Yes, MTV stylization was in vogue two decades ago, and delusion can often be invaluable to camp, but the fact is that, aside from the most often quoted six or seven moments of high camp, this film is mostly dull, filled with bad acting, an even worse script, by Nicholas St. John, and its divorce from all reality, while probably a better choice than splitting the difference, still leaves a viewer yawning far too often per capita (bodycount, really). However, if one wants to posit Frank White as a modern Robin Hood, a mortal Nosferatu, a gringo Pablo Escobar, so be it. Iíll even grant that the lack of Ďrealismí in the film is in a long line of gangster film hagiography of the lifestyle, going back to the scene in Public Enemy (1931) where Jimmy Cagney smashes a grapefruit into Mae Clarkís face. But, all the pointing out of such does nothing to mitigate the filmís many flaws. Still, let me end this ambiguous review by stating that King Of New York is a bad film, but a bad film that IÖ.liked. Sort of. A little. At times. Wink. Nod.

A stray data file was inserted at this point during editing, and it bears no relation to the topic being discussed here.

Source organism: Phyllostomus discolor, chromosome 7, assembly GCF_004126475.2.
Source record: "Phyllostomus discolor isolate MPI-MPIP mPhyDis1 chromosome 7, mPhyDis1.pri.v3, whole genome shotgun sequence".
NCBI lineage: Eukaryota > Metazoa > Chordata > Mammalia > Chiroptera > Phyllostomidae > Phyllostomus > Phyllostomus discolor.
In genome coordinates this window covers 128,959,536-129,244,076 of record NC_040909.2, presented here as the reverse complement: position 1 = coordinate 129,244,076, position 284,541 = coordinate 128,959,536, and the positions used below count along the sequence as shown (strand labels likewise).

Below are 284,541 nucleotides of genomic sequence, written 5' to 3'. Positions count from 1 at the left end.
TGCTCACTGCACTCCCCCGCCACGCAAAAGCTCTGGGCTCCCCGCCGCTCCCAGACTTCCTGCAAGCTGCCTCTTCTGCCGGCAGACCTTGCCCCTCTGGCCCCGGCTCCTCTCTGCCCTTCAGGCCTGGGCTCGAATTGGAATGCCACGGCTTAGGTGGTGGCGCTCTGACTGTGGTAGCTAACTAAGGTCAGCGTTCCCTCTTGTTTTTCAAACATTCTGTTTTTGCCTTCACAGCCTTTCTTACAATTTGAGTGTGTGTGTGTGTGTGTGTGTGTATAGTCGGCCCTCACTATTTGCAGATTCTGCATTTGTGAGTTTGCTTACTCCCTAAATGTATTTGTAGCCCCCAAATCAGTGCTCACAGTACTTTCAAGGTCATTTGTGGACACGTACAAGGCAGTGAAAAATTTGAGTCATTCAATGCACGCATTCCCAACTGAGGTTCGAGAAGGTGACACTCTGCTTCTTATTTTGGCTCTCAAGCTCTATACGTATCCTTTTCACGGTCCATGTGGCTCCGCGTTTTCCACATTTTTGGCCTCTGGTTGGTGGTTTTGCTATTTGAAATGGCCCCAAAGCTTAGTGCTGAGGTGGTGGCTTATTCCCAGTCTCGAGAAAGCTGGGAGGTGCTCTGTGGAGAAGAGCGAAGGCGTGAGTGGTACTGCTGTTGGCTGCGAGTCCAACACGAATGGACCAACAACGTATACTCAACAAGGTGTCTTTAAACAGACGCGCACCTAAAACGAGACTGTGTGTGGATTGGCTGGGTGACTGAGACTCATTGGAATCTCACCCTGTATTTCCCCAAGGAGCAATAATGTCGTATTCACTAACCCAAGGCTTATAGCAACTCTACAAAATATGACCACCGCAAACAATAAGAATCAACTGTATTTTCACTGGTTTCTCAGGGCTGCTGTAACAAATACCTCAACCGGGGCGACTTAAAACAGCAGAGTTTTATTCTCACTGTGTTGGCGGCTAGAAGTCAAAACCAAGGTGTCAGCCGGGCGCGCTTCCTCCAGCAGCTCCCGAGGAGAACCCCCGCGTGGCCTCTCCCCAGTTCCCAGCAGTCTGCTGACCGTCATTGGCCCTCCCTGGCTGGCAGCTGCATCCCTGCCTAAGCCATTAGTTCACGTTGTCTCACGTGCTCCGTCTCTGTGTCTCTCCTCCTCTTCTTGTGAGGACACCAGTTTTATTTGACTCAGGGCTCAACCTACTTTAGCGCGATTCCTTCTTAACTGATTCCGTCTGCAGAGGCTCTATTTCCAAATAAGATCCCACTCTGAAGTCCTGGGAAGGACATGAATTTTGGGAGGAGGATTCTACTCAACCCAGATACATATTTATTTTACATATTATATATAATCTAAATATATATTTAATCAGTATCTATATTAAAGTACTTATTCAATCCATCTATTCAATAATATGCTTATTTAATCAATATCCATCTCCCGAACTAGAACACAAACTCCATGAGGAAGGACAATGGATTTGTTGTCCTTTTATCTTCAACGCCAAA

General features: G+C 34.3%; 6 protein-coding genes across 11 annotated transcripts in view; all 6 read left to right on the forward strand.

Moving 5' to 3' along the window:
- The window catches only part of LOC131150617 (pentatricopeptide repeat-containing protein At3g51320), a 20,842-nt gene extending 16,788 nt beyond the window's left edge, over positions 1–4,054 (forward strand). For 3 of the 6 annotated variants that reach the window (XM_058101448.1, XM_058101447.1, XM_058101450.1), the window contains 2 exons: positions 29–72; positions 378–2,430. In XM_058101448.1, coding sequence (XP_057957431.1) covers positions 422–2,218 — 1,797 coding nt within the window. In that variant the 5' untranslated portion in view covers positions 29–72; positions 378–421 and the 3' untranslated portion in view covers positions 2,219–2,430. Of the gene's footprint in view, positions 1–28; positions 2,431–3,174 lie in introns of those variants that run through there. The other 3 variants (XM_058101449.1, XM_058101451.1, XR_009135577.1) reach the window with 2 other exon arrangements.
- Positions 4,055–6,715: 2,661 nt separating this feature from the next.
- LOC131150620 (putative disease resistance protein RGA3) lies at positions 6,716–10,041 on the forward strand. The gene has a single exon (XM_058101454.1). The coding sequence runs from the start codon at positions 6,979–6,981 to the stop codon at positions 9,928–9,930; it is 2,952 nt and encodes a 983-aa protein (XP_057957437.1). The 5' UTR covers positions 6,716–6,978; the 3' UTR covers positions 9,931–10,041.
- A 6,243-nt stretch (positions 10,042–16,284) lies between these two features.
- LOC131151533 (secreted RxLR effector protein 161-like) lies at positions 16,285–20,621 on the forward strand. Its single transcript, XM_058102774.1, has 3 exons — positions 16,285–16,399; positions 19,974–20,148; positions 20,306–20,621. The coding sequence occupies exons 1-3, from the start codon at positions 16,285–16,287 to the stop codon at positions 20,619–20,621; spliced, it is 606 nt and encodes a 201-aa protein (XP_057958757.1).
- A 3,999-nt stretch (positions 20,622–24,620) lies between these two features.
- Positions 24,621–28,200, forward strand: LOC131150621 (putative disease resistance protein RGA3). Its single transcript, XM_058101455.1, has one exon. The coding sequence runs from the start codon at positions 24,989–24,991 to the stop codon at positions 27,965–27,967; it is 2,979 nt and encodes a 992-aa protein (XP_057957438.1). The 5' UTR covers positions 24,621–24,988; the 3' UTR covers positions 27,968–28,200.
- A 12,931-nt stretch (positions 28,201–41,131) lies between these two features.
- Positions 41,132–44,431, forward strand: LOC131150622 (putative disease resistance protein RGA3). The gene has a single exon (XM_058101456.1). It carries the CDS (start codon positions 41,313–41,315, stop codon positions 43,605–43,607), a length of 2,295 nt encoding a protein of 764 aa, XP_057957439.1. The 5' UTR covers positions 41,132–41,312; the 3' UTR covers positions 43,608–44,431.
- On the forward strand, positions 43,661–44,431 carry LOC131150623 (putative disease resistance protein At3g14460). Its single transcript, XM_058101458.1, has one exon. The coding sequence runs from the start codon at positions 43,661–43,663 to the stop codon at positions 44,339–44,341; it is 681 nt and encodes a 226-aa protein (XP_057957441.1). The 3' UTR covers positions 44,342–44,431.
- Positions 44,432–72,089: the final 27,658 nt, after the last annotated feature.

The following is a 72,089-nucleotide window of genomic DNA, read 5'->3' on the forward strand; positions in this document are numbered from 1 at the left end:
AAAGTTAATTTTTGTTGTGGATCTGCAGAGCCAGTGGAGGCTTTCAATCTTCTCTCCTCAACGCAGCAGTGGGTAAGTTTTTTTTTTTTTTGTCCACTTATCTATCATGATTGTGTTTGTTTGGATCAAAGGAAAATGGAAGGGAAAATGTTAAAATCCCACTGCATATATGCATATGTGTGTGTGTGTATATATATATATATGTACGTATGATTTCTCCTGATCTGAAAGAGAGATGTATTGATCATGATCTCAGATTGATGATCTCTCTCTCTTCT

[An expurgated version of this article originally appeared on the Talking Pictures website.]